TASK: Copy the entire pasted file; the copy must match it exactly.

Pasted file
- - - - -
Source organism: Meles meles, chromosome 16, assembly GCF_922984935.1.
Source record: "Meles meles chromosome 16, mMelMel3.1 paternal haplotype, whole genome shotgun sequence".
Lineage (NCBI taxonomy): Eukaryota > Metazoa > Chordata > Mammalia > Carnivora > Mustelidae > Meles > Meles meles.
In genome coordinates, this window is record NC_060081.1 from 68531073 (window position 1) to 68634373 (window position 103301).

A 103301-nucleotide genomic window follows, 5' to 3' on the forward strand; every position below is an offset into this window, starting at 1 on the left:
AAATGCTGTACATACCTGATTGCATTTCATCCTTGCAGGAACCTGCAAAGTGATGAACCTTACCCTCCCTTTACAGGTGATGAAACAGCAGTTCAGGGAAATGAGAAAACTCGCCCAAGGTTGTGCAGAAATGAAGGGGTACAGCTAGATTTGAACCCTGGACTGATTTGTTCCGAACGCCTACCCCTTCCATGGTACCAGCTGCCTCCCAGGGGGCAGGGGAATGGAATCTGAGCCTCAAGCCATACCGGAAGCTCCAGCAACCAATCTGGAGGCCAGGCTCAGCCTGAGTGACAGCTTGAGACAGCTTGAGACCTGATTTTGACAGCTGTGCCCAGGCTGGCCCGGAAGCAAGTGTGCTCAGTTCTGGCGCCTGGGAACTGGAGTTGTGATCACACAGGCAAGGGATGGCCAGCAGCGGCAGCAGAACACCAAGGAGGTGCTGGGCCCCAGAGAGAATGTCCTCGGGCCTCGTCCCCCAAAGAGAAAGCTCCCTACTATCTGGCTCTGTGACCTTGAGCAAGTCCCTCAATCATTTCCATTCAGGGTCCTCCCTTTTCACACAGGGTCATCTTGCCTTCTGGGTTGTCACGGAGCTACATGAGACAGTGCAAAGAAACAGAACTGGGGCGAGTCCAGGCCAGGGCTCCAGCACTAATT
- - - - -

Source organism: Meles meles, chromosome 16, assembly GCF_922984935.1.
Source record: "Meles meles chromosome 16, mMelMel3.1 paternal haplotype, whole genome shotgun sequence".
Lineage (NCBI taxonomy): Eukaryota > Metazoa > Chordata > Mammalia > Carnivora > Mustelidae > Meles > Meles meles.
In genome coordinates, this window is record NC_060081.1 from 68531073 (window position 1) to 68634373 (window position 103301).

A 103301-nucleotide genomic window follows, 5' to 3' on the forward strand; every position below is an offset into this window, starting at 1 on the left:
AAATGCTGTACATACCTGATTGCATTTCATCCTTGCAGGAACCTGCAAAGTGATGAACCTTACCCTCCCTTTACAGGTGATGAAACAGCAGTTCAGGGAAATGAGAAAACTCGCCCAAGGTTGTGCAGAAATGAAGGGGTACAGCTAGATTTGAACCCTGGACTGATTTGTTCCGAACGCCTACCCCTTCCATGGTACCAGCTGCCTCCCAGGGGGCAGGGGAATGGAATCTGAGCCTCAAGCCATACCGGAAGCTCCAGCAACCAATCTGGAGGCCAGGCTCAGCCTGAGTGACAGCTTGAGACAGCTTGAGACCTGATTTTGACAGCTGTGCCCAGGCTGGCCCGGAAGCAAGTGTGCTCAGTTCTGGCGCCTGGGAACTGGAGTTGTGATCACACAGGCAAGGGATGGCCAGCAGCGGCAGCAGAACACCAAGGAGGTGCTGGGCCCCAGAGAGAATGTCCTCGGGCCTCGTCCCCCAAAGAGAAAGCTCCCTACTATCTGGCTCTGTGACCTTGAGCAAGTCCCTCAATCATTTCCATTCAGGGTCCTCCCTTTTCACACAGGGTCATCTTGCCTTCTGGGTTGTCACGGAGCTACATGAGACAGTGCAAAGAAACAGAACTGGGGCGAGTCCAGGCCAGGGCTCCAGCACTAATT